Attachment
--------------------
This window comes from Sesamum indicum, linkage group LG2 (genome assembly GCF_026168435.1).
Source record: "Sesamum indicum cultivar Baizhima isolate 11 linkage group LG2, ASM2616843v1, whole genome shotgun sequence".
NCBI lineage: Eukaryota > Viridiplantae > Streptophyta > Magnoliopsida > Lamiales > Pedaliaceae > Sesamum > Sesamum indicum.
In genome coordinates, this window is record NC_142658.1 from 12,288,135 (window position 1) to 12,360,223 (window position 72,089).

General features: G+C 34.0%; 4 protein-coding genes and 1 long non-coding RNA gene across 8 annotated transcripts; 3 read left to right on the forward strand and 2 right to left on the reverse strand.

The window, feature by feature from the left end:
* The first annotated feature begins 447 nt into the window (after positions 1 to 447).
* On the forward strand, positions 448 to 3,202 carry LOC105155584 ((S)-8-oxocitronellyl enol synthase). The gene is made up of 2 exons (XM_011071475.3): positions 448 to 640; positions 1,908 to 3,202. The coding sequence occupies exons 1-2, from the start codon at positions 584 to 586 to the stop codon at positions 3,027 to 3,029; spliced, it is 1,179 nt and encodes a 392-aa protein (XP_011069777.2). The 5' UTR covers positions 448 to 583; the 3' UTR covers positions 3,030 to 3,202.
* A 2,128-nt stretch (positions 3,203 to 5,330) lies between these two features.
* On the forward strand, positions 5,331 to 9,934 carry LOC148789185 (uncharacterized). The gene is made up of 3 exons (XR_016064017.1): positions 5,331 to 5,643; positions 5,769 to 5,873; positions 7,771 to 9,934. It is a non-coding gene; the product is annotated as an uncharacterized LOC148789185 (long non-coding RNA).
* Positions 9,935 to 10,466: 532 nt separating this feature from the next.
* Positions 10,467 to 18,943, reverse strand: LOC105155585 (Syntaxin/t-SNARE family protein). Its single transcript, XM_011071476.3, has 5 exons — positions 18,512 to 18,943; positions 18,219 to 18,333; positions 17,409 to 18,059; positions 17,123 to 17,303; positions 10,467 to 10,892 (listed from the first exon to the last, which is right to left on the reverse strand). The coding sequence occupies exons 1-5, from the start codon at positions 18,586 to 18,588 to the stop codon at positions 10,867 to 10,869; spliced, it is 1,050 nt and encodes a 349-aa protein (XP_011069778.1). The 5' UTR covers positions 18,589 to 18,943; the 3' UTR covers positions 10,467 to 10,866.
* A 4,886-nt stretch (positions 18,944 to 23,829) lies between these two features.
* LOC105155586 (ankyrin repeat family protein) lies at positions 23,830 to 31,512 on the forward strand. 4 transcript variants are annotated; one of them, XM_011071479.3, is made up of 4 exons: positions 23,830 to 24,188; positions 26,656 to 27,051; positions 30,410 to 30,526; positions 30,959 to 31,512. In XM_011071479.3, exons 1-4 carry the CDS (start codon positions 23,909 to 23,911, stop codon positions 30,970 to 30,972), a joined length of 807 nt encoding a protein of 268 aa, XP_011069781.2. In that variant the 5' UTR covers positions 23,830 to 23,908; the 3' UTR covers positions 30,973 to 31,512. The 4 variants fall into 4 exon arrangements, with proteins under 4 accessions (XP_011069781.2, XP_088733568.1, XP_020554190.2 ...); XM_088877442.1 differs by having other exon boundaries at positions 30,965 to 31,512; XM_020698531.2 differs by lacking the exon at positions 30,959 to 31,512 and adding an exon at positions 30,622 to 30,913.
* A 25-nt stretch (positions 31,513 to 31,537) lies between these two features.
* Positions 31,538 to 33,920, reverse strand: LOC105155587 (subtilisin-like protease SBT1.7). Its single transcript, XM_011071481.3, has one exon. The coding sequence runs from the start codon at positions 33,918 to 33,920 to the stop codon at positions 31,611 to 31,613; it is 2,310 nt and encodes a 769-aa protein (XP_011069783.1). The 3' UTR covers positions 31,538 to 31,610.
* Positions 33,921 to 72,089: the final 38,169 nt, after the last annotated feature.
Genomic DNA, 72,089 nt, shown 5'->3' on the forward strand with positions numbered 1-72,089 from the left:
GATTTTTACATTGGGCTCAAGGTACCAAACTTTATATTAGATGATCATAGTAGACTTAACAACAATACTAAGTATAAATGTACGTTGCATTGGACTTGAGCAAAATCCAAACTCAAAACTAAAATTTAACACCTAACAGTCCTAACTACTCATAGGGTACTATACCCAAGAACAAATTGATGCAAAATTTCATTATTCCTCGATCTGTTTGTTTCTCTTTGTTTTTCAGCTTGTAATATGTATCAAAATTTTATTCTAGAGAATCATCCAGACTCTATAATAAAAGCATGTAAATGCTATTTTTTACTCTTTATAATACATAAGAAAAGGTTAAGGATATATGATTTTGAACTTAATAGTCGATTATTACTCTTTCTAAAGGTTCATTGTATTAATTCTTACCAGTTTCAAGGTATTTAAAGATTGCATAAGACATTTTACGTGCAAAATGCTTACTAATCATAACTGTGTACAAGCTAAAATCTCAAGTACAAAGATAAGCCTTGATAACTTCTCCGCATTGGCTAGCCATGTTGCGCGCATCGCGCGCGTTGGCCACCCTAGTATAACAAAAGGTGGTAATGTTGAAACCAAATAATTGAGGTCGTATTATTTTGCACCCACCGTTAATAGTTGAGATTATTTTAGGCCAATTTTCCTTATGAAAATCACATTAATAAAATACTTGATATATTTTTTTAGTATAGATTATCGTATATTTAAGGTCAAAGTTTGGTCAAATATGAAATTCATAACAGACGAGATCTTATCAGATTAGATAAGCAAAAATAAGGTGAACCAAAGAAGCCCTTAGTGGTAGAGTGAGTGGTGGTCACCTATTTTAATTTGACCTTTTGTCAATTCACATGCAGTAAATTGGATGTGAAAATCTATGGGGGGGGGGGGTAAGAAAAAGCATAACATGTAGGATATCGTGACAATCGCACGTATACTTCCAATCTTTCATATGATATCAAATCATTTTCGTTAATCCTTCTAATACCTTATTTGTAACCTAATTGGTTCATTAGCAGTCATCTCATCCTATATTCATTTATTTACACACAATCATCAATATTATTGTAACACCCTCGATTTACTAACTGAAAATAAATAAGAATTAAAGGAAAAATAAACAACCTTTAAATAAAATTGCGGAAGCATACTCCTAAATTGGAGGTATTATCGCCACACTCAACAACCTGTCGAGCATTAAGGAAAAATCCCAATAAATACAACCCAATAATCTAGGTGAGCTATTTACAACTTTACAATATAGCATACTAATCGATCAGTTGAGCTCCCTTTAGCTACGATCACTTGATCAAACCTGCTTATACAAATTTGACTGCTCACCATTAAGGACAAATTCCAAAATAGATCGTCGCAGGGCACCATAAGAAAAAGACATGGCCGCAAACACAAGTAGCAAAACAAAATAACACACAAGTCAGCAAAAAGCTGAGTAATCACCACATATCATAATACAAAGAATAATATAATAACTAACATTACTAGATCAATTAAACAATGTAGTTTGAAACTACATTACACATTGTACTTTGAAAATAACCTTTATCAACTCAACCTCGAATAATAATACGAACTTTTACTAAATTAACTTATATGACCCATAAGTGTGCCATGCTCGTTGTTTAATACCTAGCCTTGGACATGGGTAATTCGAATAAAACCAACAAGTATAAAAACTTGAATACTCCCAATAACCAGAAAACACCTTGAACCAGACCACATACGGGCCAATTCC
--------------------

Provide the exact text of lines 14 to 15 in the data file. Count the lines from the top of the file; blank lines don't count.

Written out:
* LOC105155586 (ankyrin repeat family protein) lies at positions 23,830 to 31,512 on the forward strand. 4 transcript variants are annotated; one of them, XM_011071479.3, is made up of 4 exons: positions 23,830 to 24,188; positions 26,656 to 27,051; positions 30,410 to 30,526; positions 30,959 to 31,512. In XM_011071479.3, exons 1-4 carry the CDS (start codon positions 23,909 to 23,911, stop codon positions 30,970 to 30,972), a joined length of 807 nt encoding a protein of 268 aa, XP_011069781.2. In that variant the 5' UTR covers positions 23,830 to 23,908; the 3' UTR covers positions 30,973 to 31,512. The 4 variants fall into 4 exon arrangements, with proteins under 4 accessions (XP_011069781.2, XP_088733568.1, XP_020554190.2 ...); XM_088877442.1 differs by having other exon boundaries at positions 30,965 to 31,512; XM_020698531.2 differs by lacking the exon at positions 30,959 to 31,512 and adding an exon at positions 30,622 to 30,913.
* A 25-nt stretch (positions 31,513 to 31,537) lies between these two features.